Purpose: Sit-to-stand workstations are becoming common in modern offices and are increasingly being implemented in sedentary behavior interventions. The purpose of this study was to examine whether the introduction of such a workstation among office workers leads to reductions in sitting during working hours, and whether office workers compensate for any reduction in sitting at work by increasing sedentary time and decreasing physical activity (PA) outside work.
Methods: Office workers (n = 40; 55% female) were given a WorkFit-S, sit-to-stand workstation for 3 months. Participants completed assessments at baseline (before workstation installation), 1 wk and 6 wk after the introduction of the workstation, and again at 3 months (postintervention). Posture and PA were assessed using the activPAL inclinometer and ActiGraph GT3X+ accelerometer, which participants wore for 7 d during each measurement phase.
Results: Compared with baseline, the proportion of time spent sitting significantly decreased (75% ± 13% vs 52% ± 16% to 56% ± 13%), and time spent standing and in light activity significantly increased (standing: 19% ± 12% vs 32% ± 12% to 37% ± 15%, light PA: 14% ± 4% vs 16% ± 5%) during working hours at all follow-up assessments. However, compared with baseline, the proportion of time spent sitting significantly increased (60% ± 11% vs 66% ± 12% to 68% ± 12%) and light activity significantly decreased (21% ± 5% vs 19% ± 5%) during nonworking hours across the follow-up measurements. No differences were seen in moderate-to-vigorous activity during nonworking hours throughout the study.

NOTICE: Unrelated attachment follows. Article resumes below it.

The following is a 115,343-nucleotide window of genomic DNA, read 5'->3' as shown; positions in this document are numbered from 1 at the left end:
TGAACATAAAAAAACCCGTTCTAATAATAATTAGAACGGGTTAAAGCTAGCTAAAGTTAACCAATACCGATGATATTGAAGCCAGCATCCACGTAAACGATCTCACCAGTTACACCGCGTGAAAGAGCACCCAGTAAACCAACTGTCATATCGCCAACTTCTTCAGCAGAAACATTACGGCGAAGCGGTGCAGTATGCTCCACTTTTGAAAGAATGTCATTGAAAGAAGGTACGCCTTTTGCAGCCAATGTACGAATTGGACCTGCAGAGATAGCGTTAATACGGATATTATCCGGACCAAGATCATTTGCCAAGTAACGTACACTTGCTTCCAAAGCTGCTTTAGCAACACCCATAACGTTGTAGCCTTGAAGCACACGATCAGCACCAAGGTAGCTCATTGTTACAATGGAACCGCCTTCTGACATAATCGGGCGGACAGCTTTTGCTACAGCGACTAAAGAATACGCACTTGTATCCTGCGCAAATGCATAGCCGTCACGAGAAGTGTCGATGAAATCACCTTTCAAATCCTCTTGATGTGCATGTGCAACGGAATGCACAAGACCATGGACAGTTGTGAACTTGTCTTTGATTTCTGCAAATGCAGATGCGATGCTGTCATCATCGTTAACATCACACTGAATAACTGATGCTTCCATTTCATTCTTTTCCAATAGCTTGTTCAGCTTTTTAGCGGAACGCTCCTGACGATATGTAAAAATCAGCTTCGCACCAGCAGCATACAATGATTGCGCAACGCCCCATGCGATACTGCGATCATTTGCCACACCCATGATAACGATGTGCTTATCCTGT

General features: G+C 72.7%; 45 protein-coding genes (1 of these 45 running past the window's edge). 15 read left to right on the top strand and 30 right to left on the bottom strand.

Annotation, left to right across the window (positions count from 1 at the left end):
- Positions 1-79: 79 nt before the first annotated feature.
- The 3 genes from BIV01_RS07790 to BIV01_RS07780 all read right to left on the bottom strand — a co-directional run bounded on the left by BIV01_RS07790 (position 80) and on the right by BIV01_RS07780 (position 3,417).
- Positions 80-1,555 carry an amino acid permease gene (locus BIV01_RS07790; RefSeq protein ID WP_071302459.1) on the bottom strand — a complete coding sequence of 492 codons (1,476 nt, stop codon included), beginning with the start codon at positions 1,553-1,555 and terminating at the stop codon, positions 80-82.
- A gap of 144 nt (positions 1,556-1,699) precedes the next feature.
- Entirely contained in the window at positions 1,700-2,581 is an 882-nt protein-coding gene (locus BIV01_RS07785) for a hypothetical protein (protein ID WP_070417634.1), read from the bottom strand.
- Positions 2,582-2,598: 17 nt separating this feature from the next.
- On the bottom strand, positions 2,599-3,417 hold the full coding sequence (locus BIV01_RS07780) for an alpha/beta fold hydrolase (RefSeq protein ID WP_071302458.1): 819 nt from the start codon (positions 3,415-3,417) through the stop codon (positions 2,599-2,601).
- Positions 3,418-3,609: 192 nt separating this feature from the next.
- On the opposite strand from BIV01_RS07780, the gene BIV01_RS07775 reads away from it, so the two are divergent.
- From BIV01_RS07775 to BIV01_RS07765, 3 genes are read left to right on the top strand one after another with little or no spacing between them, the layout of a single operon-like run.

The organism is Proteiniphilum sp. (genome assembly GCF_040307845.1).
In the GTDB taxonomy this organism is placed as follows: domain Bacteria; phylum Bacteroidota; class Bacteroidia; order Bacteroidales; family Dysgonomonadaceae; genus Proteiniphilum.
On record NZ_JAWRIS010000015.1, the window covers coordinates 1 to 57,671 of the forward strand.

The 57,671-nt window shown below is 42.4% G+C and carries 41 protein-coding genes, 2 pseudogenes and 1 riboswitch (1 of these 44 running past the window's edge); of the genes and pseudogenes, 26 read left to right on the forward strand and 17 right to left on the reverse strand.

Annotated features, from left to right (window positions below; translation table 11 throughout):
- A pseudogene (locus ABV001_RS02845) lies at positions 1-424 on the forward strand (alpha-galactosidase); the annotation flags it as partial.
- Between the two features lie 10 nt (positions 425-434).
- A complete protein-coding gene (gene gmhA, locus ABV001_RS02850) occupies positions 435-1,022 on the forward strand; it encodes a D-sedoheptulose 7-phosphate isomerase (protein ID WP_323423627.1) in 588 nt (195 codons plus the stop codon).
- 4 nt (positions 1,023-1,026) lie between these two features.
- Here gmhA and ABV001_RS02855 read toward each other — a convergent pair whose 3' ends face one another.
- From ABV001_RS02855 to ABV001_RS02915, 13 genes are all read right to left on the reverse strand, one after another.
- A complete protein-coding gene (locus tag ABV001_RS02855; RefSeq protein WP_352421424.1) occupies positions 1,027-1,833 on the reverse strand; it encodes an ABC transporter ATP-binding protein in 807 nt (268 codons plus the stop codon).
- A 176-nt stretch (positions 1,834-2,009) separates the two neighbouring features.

Conclusion: The findings suggest that introducing a sit-to-stand workstation can significantly reduce sedentary time and increase light activity levels during working hours. However, these changes were compensated for by reducing activity and increasing sitting outside of working hours. An intervention of a sit-to-stand workstation should be accompanied by an intervention outside of working hours to limit behavior compensation.
1School of Sport, Exercise & Health Sciences, Loughborough University, UNITED KINGDOM; 2Institute of Sport, Exercise & Active Living, Victoria University, Melbourne, AUSTRALIA; and 3The NIHR Leicester-Loughborough Diet, Lifestyle and Physical Activity Biomedical Research Unit, Loughborough University, UNITED KINGDOM
Address for correspondence: Stacy A. Clemes, Ph.D., School of Sport, Exercise and Health Sciences, Loughborough University, Loughborough, Leicestershire, LE11 3TU, United Kingdom; E-mail: S.A.Clemes@lboro.ac.uk.
Submitted for publication August 2015.
Accepted for publication October 2015.